MCW is awaiting a ruling on the province's bid to dismiss her challenge to B.C.'s Child, Family and Community Service Act on the grounds that the legislation violates rights guaranteed under Canada's Charter of Rights and Freedoms.

A judge redacted the name of her First Nation in an interim decision on visitation that was published in December.

The court battle is occurring in B.C. Supreme Court in Smithers. The province is trying to have the woman's application for a charter challenge dismissed. (Peter Scobie/CBC)

The woman claims parents should be given a voice in applications for transfer of permanent custody of their children.

She also wants her First Nation removed as a party to the proceedings "on the basis that it does not represent the hereditary chiefs and the clan system of that Nation and is a creation of the colonial oppression of Indigenous people."

MCW, who is 39, was raised in a village of about 100 people.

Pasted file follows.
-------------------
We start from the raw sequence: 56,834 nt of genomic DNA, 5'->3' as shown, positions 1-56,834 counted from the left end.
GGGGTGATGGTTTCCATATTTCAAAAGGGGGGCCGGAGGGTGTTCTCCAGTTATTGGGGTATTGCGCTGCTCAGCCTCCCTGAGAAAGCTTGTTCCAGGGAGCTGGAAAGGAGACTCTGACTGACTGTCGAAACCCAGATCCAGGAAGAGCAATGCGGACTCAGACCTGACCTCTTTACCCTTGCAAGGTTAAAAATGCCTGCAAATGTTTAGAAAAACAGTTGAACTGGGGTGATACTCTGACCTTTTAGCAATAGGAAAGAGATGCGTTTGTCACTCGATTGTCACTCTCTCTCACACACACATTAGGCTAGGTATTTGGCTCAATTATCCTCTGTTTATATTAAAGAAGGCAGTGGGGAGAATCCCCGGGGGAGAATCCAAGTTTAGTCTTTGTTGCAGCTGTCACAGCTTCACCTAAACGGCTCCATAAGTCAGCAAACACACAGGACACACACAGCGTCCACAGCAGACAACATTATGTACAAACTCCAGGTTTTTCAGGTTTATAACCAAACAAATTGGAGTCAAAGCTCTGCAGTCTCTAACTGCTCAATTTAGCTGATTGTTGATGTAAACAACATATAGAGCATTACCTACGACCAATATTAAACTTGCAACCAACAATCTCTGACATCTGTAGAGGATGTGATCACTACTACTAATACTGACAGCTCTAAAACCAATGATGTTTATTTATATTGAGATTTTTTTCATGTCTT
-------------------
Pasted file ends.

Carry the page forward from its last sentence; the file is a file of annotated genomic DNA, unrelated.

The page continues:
According to her affidavit, her mother attended a residential school, and there was a lot of violence in the family home.

MCW claims three of her parents' male acquaintances began sexually abusing her when she was six. The abuse continued until she was 11 because her mother refused to believe her.

MCW claims she started drinking alcohol at age 13. She suffered serious injuries in a motor vehicle accident when she was 18 and lost an infant to a heart defect when she was 29.

'They love my children'

MCW's children range in age from 15 to two.

The court proceedings concern the placement of the four youngest, who have been living with non-Indigenous foster parents — known as TK and CK — since they were removed from MCW in August 2015.